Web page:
The LA Times cites security experts who say these new full body scanners, often referred to as naked scanners because they can see through clothes, could make it easier to sneak weapons and explosives onto airplanes.
"I can overcome the body scanners with enough explosives to bring down a Boeing 747," Rafi Sela, security consultant and former chief security officer at the Israel Airport Authority told the LA Times.
The paper also cites Stephen M. Lord of the Government Accountability Office who told Congress in March that the TSA's classified testing shows it's unclear whether the technology would have detected Nigerian Umar Farouk Abdulmutallab's underwear bomb. GAO also pointed out that while metal detectors only require the TSA officials to listen for beeps, the x-ray scanners require whoever is on duty to examine the pictures properly, like with carry-on bags.
Clark Ervin, former Department of Homeland Security inspector general told the LA Times that classified tests show that x-ray screeners regularly miss threats and said the rate of detection for baggage X-rays is "disastrously low, and it's no better than it was on 9/11."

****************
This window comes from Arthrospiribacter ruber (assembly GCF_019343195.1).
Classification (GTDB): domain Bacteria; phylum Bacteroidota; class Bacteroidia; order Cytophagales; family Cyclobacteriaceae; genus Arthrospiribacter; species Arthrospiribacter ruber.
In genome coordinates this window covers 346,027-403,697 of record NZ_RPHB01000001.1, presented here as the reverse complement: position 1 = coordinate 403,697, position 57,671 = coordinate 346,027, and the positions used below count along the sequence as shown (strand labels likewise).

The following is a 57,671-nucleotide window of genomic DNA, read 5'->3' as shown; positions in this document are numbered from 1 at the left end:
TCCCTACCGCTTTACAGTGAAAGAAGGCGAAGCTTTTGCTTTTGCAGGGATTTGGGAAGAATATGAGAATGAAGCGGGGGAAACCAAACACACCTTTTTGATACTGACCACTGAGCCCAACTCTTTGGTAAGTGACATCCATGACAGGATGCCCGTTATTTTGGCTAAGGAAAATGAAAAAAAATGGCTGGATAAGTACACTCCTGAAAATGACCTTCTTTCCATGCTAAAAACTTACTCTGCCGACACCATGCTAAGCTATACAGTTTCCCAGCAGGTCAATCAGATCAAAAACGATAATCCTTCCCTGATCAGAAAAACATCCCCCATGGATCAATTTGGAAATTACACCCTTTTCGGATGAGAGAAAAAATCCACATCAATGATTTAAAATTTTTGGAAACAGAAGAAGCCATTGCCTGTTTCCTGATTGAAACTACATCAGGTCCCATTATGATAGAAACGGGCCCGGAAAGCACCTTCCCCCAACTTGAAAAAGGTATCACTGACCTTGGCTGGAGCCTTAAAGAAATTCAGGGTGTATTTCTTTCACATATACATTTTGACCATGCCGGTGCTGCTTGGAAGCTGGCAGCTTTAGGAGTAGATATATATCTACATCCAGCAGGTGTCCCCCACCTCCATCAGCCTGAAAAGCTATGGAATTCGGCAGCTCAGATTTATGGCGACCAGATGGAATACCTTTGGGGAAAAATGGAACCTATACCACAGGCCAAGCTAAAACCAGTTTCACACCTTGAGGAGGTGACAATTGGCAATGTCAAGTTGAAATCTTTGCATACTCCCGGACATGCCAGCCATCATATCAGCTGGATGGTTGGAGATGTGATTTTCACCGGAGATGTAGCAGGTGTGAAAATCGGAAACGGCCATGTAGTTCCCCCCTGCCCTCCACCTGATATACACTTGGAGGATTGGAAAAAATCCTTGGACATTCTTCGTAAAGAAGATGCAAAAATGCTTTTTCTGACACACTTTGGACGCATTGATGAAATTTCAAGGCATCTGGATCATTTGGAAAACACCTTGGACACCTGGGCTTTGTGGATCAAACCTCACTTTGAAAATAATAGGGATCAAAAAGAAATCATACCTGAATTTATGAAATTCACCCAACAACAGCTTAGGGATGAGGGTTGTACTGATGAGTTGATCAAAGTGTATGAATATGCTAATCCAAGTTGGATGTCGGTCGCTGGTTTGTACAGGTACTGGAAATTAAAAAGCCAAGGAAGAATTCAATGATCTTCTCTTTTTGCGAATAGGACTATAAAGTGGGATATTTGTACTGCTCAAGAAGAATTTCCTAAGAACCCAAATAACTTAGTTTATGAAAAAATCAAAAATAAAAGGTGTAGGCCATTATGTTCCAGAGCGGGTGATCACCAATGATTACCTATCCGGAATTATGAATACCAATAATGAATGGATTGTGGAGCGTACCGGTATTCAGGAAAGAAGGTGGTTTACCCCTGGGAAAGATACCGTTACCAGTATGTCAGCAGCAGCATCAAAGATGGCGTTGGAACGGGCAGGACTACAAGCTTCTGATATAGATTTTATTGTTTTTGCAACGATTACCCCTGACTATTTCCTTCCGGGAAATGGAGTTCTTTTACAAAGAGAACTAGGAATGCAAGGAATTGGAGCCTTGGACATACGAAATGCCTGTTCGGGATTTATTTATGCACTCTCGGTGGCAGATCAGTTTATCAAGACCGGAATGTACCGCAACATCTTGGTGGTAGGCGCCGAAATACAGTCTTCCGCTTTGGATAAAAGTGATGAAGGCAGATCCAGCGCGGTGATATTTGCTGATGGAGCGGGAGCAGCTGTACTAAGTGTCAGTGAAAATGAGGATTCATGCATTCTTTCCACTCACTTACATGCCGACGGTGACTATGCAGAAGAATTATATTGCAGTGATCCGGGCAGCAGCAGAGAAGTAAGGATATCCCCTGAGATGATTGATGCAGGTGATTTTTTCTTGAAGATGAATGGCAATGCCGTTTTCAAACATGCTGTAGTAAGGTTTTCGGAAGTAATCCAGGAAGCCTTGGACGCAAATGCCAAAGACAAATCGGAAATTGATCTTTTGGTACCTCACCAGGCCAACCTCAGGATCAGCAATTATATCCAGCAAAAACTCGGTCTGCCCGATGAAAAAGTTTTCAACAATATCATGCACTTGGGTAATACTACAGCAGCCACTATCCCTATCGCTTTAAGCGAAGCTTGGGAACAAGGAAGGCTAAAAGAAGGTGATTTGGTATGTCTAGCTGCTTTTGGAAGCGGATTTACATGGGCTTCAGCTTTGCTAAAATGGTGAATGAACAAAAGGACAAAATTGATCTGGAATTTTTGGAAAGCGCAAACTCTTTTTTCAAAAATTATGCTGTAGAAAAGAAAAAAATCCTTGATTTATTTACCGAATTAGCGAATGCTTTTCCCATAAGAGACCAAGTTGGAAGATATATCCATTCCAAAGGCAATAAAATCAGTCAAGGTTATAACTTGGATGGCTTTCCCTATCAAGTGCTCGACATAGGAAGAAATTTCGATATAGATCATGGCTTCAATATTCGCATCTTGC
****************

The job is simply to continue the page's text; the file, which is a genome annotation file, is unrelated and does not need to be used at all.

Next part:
The article goes on to cite even more people considered to be experts who say using the scanners as a primary screening tool is a mistake. One person even says that metallic items that wouldn't pass a metal detector test can make it through the x-ray.
"The things it can miss are more likely to be used as a weapon than the things it can catch," Rich Roth, a former Secret Service official is quoted as saying.
Though the story clarifies that some of these guys have a financial stake in the debate (e.g. investments in metal detector companies or similar), it's still worrying to hear this many testimonials against what will soon be in every major airport in the country.